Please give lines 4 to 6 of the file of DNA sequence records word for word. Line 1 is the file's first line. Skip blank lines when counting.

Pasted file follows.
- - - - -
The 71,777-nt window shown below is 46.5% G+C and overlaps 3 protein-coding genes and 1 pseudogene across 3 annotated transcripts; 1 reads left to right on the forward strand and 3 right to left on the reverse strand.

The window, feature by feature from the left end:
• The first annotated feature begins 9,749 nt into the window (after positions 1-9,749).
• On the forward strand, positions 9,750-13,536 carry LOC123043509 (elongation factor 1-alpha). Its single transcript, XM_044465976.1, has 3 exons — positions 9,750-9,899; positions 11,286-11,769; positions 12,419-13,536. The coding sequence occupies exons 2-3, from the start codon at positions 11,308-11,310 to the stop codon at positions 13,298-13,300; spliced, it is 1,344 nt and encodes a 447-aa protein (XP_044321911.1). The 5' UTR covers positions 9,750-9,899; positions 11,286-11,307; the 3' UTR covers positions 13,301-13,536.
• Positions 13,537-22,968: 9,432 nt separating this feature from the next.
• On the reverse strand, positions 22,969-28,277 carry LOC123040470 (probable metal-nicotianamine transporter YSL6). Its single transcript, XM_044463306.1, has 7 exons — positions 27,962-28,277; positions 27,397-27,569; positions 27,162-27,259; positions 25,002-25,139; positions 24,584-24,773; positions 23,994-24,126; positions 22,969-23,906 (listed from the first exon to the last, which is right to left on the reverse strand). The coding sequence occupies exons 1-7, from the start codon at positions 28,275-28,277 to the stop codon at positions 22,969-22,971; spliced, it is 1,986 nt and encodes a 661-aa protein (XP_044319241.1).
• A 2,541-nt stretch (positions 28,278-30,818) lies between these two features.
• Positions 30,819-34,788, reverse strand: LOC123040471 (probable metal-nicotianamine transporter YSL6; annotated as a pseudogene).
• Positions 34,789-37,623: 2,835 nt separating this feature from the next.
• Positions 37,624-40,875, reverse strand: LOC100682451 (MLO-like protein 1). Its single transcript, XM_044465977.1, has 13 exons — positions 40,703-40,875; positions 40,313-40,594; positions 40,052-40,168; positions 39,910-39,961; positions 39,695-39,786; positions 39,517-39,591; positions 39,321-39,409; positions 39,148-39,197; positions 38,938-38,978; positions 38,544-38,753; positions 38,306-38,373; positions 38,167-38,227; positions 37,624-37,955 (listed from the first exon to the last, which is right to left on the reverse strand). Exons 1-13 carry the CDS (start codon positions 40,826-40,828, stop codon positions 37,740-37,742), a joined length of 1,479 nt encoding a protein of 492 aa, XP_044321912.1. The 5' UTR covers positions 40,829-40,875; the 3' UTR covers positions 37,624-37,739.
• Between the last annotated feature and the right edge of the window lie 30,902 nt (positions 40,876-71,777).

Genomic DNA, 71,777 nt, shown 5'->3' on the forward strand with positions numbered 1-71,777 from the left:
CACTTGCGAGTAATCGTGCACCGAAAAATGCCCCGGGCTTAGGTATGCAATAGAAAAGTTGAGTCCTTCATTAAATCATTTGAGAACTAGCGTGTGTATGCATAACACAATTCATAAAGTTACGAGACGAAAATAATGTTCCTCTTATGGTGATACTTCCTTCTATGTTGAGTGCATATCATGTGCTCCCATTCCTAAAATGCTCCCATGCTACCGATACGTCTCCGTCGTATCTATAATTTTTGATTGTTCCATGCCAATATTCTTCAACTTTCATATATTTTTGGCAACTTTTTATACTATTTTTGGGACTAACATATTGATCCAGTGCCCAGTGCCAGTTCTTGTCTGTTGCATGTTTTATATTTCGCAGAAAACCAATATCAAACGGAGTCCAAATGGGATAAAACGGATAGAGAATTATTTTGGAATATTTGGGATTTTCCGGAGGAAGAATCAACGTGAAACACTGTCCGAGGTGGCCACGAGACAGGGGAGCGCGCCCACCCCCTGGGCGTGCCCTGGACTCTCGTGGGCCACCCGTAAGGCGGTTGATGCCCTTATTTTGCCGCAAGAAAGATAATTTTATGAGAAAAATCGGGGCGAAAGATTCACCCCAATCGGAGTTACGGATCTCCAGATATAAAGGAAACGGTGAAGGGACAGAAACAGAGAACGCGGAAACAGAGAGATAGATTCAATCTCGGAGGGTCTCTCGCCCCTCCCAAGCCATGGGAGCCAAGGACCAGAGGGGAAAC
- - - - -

• On the forward strand, positions 9,750-13,536 carry LOC123043509 (elongation factor 1-alpha). Its single transcript, XM_044465976.1, has 3 exons — positions 9,750-9,899; positions 11,286-11,769; positions 12,419-13,536. The coding sequence occupies exons 2-3, from the start codon at positions 11,308-11,310 to the stop codon at positions 13,298-13,300; spliced, it is 1,344 nt and encodes a 447-aa protein (XP_044321911.1). The 5' UTR covers positions 9,750-9,899; positions 11,286-11,307; the 3' UTR covers positions 13,301-13,536.
• Positions 13,537-22,968: 9,432 nt separating this feature from the next.
• On the reverse strand, positions 22,969-28,277 carry LOC123040470 (probable metal-nicotianamine transporter YSL6). Its single transcript, XM_044463306.1, has 7 exons — positions 27,962-28,277; positions 27,397-27,569; positions 27,162-27,259; positions 25,002-25,139; positions 24,584-24,773; positions 23,994-24,126; positions 22,969-23,906 (listed from the first exon to the last, which is right to left on the reverse strand). The coding sequence occupies exons 1-7, from the start codon at positions 28,275-28,277 to the stop codon at positions 22,969-22,971; spliced, it is 1,986 nt and encodes a 661-aa protein (XP_044319241.1).